TWO OF A KIND Kay Sage and Yves Tanguy, here shot for Time magazine on the occasion of their joint exhibition at the Wadsworth Atheneum in 1954.
Kay Sage and Yves Tanguy liked each other's paintings of surreal rocky blobs rising on vast, empty landscapes before they met in Paris in 1938, and they liked each other when they were introduced. By the following spring they were a couple, but they pursued independent careers, only showing together once during their lives. "Double Solitaire" at Wellesley College's Davis Museum (106 Central Street, Wellesley, through January 15) reunites them.
SLIDESHOW: "Double Solitaire" at Davis Museum + "Kindred Spirits" at Yezerski
Organized by the Katonah Museum of Art in New York and the Mint Museum in North Carolina, the intriguing show features some 44 paintings. The resemblance between the couple's art is obvious. Inspired by the Italian painter de Chirico, they both painted wastelands suffused with feelings of loneliness and abandonment.
Paris was on the edge of war in '38. "Even as early as 1934, I had begun to recognize certain fascist symptoms in France," Tanguy recalled in 1945. "When I began to see hints of impending trouble in Europe, I made up my mind to leave the old world as early as possible." Sage (1898-1963) left for New York in October 1939, and arranged for Tanguy (1900-1955) to follow the next month, shortly after Germany invaded Poland.
They settled in Connecticut after they married in 1940 — and a gloom came into Sage's paintings. The foreground of White Silence (1941) features a jagged bone or a shattered airplane wing, with veins and red fringe resembling shredded flesh. Vacant buildings, shrouded forms, and collapsed architectural framing appear again and again in her paintings of the '40s and '50s, like recurring nightmares of war.
Tanguy's 1943 painting Through Birds, Through Fire, But Not Through Glass is a curious tower of blobs and spokes and stones, some of which seem cling-wrapped. His late masterpiece, 1954's Multiplication of the Arcs, depicts a dazzling accumulation of piled, smooth stones and fallen, broken columns. It's teeming but barren under his usual stark light, like sun breaking through storm clouds.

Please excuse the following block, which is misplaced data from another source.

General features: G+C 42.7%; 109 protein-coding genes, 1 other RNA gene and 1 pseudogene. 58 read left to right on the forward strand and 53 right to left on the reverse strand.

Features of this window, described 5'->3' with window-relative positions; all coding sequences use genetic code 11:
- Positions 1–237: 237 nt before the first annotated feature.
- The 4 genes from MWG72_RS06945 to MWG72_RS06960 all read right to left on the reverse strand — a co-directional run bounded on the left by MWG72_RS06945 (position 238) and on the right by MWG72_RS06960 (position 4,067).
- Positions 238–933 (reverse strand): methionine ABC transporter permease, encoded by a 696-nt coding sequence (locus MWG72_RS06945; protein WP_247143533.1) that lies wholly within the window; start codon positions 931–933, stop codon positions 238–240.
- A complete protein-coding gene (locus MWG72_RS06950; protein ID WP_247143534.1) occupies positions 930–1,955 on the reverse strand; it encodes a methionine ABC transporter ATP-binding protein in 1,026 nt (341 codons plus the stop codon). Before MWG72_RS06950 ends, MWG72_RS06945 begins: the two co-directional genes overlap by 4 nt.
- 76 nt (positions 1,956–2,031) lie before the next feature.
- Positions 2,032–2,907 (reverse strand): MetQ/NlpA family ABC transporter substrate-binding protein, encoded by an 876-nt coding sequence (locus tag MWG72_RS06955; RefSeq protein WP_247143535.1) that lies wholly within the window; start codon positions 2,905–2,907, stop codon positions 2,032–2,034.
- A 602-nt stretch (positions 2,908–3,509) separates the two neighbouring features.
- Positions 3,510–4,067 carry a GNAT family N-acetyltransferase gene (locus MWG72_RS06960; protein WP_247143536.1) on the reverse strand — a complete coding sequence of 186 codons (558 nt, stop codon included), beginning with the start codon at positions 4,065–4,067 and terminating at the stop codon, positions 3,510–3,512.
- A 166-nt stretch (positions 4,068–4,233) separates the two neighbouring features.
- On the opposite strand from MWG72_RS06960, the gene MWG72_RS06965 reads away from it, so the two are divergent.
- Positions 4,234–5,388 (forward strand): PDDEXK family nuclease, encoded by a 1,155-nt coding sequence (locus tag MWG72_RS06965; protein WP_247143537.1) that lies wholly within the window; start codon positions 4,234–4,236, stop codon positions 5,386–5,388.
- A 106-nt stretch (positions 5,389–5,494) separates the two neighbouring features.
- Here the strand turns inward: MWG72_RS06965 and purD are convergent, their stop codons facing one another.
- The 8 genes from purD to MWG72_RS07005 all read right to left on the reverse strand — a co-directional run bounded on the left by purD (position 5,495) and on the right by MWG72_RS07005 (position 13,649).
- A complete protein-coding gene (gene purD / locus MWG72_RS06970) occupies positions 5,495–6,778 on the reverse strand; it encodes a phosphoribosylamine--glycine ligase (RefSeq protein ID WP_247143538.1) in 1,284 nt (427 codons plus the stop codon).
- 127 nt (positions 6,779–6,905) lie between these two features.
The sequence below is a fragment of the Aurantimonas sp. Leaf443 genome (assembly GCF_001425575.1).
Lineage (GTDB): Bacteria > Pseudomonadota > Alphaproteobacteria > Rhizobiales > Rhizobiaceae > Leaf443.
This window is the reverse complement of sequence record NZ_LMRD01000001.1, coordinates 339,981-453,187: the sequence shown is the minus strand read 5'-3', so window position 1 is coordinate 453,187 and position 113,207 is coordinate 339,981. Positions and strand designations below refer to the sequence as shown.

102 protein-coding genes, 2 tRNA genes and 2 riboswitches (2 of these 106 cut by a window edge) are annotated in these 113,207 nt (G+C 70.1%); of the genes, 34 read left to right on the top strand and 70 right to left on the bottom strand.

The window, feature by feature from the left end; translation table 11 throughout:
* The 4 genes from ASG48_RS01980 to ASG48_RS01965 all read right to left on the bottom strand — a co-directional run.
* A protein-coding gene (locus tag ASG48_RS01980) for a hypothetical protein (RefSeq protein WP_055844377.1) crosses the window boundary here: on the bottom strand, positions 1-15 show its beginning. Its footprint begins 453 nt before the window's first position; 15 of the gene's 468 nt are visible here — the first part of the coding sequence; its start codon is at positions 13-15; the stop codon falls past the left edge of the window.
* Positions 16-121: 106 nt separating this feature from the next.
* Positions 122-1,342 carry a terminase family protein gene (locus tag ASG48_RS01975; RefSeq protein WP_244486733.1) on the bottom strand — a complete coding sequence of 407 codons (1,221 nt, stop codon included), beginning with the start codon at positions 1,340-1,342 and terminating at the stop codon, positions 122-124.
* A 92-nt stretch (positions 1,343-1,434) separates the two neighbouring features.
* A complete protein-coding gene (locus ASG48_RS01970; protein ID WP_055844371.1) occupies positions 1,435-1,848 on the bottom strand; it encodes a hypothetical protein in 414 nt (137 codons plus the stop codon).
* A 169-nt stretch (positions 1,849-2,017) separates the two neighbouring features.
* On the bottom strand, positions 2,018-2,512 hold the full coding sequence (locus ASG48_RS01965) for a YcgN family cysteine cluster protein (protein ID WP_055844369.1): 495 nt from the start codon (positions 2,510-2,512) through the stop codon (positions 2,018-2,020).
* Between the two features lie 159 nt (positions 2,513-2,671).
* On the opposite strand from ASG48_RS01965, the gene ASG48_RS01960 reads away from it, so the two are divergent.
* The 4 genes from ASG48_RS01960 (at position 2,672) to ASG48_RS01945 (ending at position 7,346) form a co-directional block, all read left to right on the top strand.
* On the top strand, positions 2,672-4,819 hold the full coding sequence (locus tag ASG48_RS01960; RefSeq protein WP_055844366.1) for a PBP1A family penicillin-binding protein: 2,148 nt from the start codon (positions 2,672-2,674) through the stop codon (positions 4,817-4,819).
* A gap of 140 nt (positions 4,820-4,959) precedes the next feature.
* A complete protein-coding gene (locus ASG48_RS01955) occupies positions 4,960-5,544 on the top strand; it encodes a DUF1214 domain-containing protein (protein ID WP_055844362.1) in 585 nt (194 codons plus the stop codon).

The exhibit aims to show how the couple influenced each other. She may have painted wastelands because of him. He may have moved his forms into the foreground and turned them into enigmatic architecture because of her. Or not. It's unclear. But Sage clearly was devastated when a cerebral hemorrhage felled Tanguy in 1955. Then her eyesight began to fail, and she gave up painting. In 1963, she shot herself in the heart. "The first painting by Yves that I saw, before I knew him, was called I'm Waiting for You," the suicide note read. "Now he's waiting for me again — I'm on my way."
In "Two Kindred Spirits" at Howard Yezerski Gallery (460 Harrison Avenue, Boston, through November 15), curator Trevor Fairbrother pairs drawings by Marsden Hartley (1877-1943) with John O'Reilly's recent Hartley-inspired collages. O'Reilly is attracted to Hartley's masterly, roughhewn late style, begun in his summers painting the boulder strewn fields of Dogtown in Gloucester in the '30s, as well as his sad end as a lonely, broke, closeted gay man seeking a place for himself in his native Maine. The Hartley drawings, on loan from Bates College, aren't his best, but awkward sketches of fey bare-chested fishermen or a scantily-clad wrestler reveal a heartbreaking longing.